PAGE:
RBC Capital’s Nye warns that there is a risk that recent currency appreciation will provide less of a boost to net exports in the medium term while the modest increase in oil prices is not enough to spur a rebound in energy sector investment.
The picture we are therefore getting is that the Canadian dollar will be unable to rely on the strong economic surprises that we have seen over recent months.
Indeed, any disappointments could see the CAD punished.
Question Marks Over Whether the Government Can Deliver Promised Growth
A big input into Canadian growth dynamics remains the willingness of the new government to spend.
The federal government’s March 22 budget was largely as expected with annual deficits of around $29 billion projected in each of the next two years in a sign that pumping money into the economy is being prioritised over fiscal prudence.
The Department of Finance estimated new spending measures, most significantly infrastructure investment and transfers to households under a new child care benefit, would boost real GDP growth by 0.5 percentage points in both fiscal years 2016–17 and 2017–18.
“However, given the optimistic multipliers used in those estimates and the timing of stimulus in calendar year 2016, we have retained our more conservative estimate of a 0.2 percentage point add to 2016 growth, with a similar-sized boost expected in 2017,” says RBC's Nye.
Why This Matters for the Canadian Dollar
The government’s willingness to spend, and the impact it has on economic growth, is relevant to the Canadian dollar via the decision making at the Bank of Canada.
The Bank of Canada’s manipulation of interest rates in response to economic conditions has the side effect of stimulating or discouraging demand for the currency.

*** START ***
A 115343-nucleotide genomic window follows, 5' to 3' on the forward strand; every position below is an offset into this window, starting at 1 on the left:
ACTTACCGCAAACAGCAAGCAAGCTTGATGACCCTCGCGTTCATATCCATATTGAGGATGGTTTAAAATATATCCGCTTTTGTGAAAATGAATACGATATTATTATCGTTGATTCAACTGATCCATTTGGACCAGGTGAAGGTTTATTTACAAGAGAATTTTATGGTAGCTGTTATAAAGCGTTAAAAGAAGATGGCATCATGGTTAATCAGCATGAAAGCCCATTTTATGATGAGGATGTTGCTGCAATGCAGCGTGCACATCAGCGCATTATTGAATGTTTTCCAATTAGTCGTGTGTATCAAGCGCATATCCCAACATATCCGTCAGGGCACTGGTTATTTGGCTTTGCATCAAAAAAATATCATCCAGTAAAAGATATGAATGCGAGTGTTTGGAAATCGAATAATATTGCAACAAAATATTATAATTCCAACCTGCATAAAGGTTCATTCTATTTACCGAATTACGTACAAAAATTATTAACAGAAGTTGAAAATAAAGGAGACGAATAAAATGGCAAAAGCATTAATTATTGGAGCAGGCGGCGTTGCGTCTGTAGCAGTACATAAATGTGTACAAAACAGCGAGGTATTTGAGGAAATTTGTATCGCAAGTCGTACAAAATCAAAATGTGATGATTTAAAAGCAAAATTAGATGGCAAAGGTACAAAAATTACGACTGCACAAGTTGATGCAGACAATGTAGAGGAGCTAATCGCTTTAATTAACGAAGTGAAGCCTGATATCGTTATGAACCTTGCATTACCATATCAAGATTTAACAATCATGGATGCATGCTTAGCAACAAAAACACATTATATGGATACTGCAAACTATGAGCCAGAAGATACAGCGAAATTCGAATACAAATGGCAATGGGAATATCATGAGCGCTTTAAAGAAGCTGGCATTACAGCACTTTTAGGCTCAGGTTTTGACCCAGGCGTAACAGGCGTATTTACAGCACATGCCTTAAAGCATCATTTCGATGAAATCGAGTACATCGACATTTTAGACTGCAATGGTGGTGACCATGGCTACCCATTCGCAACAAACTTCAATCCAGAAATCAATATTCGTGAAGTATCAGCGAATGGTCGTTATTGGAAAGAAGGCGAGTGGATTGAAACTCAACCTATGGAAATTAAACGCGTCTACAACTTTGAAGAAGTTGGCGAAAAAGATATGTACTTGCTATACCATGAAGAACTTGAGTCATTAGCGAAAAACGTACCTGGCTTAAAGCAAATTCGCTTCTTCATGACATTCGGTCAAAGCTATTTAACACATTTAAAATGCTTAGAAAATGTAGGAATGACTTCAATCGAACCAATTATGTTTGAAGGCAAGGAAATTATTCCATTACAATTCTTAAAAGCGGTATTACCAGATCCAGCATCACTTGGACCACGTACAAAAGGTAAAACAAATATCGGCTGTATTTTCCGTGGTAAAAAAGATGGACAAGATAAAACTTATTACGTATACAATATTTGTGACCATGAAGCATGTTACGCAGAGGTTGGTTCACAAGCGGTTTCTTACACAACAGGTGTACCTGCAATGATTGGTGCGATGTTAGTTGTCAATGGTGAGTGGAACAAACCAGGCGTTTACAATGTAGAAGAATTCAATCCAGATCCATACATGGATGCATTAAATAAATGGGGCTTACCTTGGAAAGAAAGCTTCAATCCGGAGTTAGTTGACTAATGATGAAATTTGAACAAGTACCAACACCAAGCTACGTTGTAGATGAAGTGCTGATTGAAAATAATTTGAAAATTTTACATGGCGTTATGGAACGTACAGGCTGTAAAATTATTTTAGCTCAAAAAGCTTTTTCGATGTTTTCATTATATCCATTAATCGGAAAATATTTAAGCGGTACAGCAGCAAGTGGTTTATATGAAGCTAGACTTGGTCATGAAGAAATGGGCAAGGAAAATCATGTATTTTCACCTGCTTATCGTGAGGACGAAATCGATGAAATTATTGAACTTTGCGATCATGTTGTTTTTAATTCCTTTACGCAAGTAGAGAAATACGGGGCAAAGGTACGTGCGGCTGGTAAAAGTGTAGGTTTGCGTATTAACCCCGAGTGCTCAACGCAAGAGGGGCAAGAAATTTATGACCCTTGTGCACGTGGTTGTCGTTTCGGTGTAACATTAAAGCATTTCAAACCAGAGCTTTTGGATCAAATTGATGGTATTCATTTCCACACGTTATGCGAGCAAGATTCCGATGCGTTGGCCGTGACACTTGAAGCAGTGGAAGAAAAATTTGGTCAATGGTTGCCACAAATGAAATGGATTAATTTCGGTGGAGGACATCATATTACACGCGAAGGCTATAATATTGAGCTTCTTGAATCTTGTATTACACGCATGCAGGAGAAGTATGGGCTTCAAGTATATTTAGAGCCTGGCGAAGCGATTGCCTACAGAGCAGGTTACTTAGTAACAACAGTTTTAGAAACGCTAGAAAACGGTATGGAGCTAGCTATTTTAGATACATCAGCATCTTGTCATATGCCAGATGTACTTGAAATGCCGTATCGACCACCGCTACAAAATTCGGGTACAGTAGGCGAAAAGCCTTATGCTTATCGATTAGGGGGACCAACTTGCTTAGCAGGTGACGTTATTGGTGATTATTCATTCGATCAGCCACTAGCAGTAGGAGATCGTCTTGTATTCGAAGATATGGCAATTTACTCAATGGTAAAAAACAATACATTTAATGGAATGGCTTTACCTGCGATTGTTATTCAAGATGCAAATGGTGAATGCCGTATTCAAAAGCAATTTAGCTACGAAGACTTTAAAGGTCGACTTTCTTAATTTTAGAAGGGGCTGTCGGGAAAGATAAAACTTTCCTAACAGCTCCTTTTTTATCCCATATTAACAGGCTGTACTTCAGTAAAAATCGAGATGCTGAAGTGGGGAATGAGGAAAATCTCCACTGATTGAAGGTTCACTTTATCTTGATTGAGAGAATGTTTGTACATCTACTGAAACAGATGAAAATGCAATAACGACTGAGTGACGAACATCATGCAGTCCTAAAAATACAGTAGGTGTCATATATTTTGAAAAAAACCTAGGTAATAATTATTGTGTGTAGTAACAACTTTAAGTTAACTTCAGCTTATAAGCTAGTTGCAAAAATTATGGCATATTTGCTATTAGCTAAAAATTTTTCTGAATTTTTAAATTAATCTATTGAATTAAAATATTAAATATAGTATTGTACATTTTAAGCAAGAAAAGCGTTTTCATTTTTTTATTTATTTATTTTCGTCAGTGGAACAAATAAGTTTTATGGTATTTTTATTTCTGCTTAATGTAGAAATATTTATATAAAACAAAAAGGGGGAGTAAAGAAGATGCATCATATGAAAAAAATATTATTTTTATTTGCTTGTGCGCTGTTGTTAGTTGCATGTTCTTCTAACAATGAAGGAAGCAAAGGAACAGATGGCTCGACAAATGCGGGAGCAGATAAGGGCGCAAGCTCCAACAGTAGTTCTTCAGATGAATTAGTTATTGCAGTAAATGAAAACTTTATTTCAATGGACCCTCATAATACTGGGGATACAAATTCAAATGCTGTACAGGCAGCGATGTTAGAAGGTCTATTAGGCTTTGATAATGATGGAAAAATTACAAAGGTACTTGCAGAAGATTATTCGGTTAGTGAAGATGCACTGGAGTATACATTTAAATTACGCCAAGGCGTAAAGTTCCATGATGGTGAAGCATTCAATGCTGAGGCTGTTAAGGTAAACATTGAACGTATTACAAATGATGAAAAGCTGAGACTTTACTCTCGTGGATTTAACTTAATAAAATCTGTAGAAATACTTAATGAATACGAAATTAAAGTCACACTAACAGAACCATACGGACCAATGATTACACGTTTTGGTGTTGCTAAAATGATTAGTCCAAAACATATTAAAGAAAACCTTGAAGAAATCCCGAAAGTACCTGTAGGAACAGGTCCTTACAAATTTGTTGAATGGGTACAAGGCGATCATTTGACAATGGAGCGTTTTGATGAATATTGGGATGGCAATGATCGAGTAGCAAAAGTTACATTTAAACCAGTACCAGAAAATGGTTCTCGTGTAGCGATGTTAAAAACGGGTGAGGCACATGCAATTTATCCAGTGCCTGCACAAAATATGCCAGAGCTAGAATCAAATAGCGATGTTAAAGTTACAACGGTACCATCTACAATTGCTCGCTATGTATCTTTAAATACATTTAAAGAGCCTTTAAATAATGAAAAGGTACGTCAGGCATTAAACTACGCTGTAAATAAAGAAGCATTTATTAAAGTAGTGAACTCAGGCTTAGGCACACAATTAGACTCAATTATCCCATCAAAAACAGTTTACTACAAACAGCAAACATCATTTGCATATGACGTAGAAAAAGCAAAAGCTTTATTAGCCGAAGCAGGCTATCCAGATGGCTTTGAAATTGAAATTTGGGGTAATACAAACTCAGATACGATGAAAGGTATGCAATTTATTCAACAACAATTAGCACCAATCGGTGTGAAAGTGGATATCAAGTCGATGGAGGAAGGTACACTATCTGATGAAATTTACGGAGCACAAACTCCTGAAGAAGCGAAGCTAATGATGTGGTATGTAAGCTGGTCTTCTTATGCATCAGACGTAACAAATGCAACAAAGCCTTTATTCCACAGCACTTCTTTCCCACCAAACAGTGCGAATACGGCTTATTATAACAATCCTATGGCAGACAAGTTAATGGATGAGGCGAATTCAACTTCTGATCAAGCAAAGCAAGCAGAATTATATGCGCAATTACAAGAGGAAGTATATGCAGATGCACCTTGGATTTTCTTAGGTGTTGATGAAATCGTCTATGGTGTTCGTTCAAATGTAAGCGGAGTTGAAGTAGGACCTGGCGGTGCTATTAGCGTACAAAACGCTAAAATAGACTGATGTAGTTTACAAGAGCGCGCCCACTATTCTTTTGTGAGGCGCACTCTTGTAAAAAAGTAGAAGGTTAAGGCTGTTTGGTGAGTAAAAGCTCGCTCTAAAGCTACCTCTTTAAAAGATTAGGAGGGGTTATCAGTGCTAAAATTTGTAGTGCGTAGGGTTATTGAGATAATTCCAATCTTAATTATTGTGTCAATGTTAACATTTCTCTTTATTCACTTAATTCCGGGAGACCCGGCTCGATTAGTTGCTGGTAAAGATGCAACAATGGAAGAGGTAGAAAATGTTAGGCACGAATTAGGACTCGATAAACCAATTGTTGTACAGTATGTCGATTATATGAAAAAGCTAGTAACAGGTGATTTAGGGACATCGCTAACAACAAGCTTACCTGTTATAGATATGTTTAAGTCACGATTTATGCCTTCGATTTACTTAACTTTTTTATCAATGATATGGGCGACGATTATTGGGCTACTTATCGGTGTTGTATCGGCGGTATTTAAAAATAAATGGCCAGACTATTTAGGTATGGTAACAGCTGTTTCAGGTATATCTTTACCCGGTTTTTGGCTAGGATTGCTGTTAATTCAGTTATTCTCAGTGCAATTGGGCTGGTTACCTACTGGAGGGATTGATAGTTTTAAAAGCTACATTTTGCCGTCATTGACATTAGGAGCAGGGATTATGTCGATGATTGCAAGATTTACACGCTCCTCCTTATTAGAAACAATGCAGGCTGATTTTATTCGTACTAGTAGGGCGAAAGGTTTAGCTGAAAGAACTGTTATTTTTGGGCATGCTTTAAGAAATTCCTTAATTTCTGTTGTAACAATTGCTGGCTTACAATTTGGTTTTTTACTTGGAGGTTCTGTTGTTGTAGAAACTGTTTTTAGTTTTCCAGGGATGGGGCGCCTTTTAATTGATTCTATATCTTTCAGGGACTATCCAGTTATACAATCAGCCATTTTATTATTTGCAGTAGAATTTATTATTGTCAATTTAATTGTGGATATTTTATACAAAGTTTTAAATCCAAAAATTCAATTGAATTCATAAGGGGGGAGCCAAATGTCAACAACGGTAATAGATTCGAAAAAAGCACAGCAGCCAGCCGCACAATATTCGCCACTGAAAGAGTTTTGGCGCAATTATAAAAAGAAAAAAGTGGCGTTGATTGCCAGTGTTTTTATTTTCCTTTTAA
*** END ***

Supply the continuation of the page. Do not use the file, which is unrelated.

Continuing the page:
Higher interest rates typically invite a stronger currency, while the opposite is true for declining rates.
“Stronger growth in 2016 and continued support from fiscal stimulus in 2017, however, should increase the Bank’s confidence that the output gap will be closed next year,” says Nye.
If the Bank is growing in confidence then the prospect of further CAD-negative interest rate cuts are likely to decrease. Indeed, we could even start talking about higher Canadian interest rates over coming months.
“We expect the BoC will remain on the sidelines in 2016, holding the overnight rate steady at 0.50% before beginning to tighten policy next year,” says Nye.
Given RBC Capital’s forecast for a protracted tightening cycle from the Fed, they now expect the BoC will raise rates gradually next year with the overnight rate expected to end 2017 at 1.25% rather than the 1.75% they previously assumed.
Forecasts for the Currency
RBC Capital are forecasting the USD to CAD exchange rate to rise to 1.33 by mid-2016 ahead of a peak of 1.36 towards September.
The rate is forecast to settle back to 1.33 by the end of the year before falling below 1.30 in 2017.
Against the pound, the currency is forecast to strengthen with the GBP to CAD exchange rate falling from 1.56 in mid-year to 1.54 in September.
The rate will remain around here into year end before falling further to 1.51 at the start of 2017.